Catastrophic Collapse – this type coverage is afforded by all insurance companies coming under the auspices of the Office of Insurance Regulation (OIR). This language per F.S. § 627.706 states…..
Sinkhole insurance; catastrophic ground cover collapse; definitions. –
(2)(a) Catastrophic ground cover collapse means geological activity that results in all of the following:
Contents coverage applies if there is a loss resulting from a catastrophic ground cover collapse. Damage consisting merely of the settling or cracking of a foundation, structure, or building does not constitute a loss resulting from a catastrophic ground cover collapse.
The key word in the above definition is "all". If one, two or three of the events listed have taken place, but not all four, then the definition has not been met and insurance coverage is not available under the Catastrophic Ground Cover Collapse definition. That is not to say that all four events may occur at a later point in time after the claim has been submitted and/or investigated; however, at the time of the claim investigation all four events must be in place for it to be considered a covered loss.
This leads to the question that if you have damage caused by sinkhole activity, but it has not reached the level of catastrophic ground cover collapse, how long will your home remain safe to live in before the situation may change for the worse. With respect to safety, if you believe your home is unsafe to live in, contact your local Building Official to make a determination as to whether it should be condemned or deemed unsafe for Human Occupancy. Remember, the catastrophic collapse coverage cannot be met without Item #4 of the four criteria being met.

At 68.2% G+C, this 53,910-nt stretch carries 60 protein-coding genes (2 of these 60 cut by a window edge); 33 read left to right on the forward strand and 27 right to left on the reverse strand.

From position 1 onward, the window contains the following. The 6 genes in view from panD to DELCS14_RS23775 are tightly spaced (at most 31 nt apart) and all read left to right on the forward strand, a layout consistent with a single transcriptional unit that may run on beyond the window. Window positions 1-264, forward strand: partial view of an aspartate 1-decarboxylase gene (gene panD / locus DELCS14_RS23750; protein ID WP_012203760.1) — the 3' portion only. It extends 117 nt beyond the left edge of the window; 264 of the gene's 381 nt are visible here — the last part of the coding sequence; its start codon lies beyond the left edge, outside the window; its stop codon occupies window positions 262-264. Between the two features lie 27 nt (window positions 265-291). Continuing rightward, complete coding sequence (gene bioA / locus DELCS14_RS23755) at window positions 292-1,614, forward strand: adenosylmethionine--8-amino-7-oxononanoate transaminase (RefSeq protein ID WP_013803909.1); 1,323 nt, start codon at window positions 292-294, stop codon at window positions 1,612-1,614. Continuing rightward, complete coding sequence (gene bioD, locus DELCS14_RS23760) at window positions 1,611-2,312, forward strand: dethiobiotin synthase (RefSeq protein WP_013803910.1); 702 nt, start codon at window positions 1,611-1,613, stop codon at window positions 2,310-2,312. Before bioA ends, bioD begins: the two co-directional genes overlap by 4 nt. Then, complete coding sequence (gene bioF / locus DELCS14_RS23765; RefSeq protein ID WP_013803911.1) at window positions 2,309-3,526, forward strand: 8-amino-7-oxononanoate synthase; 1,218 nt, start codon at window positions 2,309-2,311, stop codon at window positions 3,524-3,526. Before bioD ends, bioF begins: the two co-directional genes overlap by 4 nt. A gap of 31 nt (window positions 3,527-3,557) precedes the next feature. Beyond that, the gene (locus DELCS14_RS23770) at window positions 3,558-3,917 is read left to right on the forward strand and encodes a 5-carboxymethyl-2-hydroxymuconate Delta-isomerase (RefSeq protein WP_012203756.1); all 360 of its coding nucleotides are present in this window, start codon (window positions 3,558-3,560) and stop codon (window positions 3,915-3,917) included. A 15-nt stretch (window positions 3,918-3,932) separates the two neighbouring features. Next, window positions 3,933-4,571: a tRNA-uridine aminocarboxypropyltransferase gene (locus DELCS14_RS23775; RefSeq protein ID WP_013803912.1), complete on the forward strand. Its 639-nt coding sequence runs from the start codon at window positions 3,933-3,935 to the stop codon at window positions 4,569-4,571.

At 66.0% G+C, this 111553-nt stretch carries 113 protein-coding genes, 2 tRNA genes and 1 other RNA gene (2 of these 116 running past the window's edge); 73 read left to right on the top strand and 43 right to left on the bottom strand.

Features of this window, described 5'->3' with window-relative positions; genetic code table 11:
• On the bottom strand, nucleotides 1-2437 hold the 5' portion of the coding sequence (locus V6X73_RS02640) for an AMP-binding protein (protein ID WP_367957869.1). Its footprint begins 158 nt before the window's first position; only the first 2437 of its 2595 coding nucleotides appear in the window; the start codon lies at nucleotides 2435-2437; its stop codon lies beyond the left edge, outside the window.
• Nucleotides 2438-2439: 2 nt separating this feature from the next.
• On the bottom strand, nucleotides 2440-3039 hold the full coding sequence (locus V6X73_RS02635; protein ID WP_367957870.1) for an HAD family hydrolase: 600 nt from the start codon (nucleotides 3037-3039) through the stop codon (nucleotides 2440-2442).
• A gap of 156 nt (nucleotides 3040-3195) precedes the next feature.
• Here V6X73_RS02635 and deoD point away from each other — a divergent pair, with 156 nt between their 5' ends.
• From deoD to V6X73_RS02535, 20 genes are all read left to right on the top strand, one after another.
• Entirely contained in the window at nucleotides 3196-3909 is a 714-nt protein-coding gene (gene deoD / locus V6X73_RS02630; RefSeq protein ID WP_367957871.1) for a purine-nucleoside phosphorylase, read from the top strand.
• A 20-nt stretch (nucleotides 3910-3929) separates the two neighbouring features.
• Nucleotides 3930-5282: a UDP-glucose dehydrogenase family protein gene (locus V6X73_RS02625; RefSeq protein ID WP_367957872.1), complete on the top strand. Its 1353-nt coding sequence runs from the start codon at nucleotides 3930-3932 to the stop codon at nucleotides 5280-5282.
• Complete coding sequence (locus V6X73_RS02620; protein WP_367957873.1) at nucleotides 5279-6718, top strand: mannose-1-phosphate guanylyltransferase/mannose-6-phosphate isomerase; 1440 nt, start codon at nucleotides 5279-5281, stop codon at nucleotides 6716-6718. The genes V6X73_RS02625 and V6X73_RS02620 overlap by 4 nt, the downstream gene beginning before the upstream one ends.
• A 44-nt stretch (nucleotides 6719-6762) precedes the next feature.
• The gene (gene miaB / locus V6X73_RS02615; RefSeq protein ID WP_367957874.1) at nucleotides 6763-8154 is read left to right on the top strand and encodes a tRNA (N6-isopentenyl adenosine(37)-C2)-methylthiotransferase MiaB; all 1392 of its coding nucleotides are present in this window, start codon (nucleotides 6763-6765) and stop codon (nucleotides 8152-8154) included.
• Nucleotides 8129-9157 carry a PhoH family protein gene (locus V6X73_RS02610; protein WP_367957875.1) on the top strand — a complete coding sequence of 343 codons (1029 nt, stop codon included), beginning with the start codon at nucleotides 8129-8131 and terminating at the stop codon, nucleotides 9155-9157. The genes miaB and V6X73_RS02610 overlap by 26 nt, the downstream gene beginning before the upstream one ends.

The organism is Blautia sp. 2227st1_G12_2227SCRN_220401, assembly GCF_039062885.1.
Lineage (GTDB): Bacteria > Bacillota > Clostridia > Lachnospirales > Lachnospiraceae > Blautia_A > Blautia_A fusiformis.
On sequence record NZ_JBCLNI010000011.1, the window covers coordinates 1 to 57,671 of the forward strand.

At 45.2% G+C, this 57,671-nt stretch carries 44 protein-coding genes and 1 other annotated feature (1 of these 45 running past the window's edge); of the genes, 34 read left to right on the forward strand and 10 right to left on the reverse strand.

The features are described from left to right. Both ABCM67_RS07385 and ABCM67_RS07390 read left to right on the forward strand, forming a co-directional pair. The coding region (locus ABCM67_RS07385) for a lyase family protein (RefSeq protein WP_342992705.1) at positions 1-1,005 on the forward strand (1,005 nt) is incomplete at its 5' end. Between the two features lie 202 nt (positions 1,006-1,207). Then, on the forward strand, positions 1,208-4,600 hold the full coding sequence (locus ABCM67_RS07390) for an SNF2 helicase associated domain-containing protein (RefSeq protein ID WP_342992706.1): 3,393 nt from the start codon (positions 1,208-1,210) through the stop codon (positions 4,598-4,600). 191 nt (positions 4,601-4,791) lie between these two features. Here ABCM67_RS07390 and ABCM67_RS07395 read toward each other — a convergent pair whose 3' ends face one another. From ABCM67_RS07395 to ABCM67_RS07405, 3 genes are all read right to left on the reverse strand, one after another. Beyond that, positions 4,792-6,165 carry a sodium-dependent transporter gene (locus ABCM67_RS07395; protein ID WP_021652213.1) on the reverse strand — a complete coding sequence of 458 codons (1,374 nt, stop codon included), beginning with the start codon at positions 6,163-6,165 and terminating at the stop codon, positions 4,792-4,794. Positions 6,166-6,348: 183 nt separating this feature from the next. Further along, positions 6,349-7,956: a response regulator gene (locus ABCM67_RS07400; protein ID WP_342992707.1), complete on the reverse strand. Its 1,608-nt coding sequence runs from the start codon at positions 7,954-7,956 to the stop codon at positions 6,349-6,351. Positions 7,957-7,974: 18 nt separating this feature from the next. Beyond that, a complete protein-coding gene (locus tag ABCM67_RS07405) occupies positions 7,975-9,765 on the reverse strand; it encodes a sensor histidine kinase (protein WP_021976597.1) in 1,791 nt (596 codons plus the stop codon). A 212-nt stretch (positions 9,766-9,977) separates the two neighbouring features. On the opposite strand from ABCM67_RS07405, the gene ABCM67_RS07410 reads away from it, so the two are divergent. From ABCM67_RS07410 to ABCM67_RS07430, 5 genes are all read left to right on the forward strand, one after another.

In summary, the above synopsis of terms, definitions and interpretation of statute language goes to show that insurance coverage for sinkhole claims are being limited by legislative action that was directed to decrease the number of frivolous claims, the expense of claim investigations, and the coverages being afforded by the policy. This legislation has done that to some extent, but it has also shackled the engineer and/or geologist from actually investigating for valid sinkhole activity, limiting the data used to develop conclusions as to whether sinkhole activity may be a cause of damage, and finally, limiting the general public as to coverage for legitimate damage being caused by actual sinkhole conditions.
In order to correct some of the problems associated with the legislation, the members of FAS3 recommend that you the General Public contact your State Legislators and voice your concerns.
George C. Sinn, Jr., P.E.
(See Part I of this message below in April's message.)
Good or sound engineering always involves knowing the conditions that you are dealing with or need to overcome in the design of a structure or the engineering solution to a problem. Good engineering does not provide temporary solutions to problems unless that was the intent of the design in the first place with a more permanent solution to follow.
In nature or real life, I cannot name one disruption of normality that a "one size fits all" fix applies. Examples are floods, some are caused by rising water and raising the structure above the flood plain may be the solution, but for moving water problems raising the structure only make it more susceptible to toppling over. Earthquakes, hurricanes, tornadoes, floods, sinkholes come in various sizes or intensities. To design a fix for a structure to resist the forces of a Category 5 hurricane, more is needed than a structure designed to resist the forces of a Category 1 hurricane. Yes, either can be done because we know the force of each and what to expect from compiling years of data about them. Similarly, if you told an engineer to design a bridge to resist the current in a stream versus the current in a large river the design would be different. In either, assuming the traffic loads to be the same, the design the velocity of the current and the depth of the moving water for both the stream and the river would be needed in order to start the design.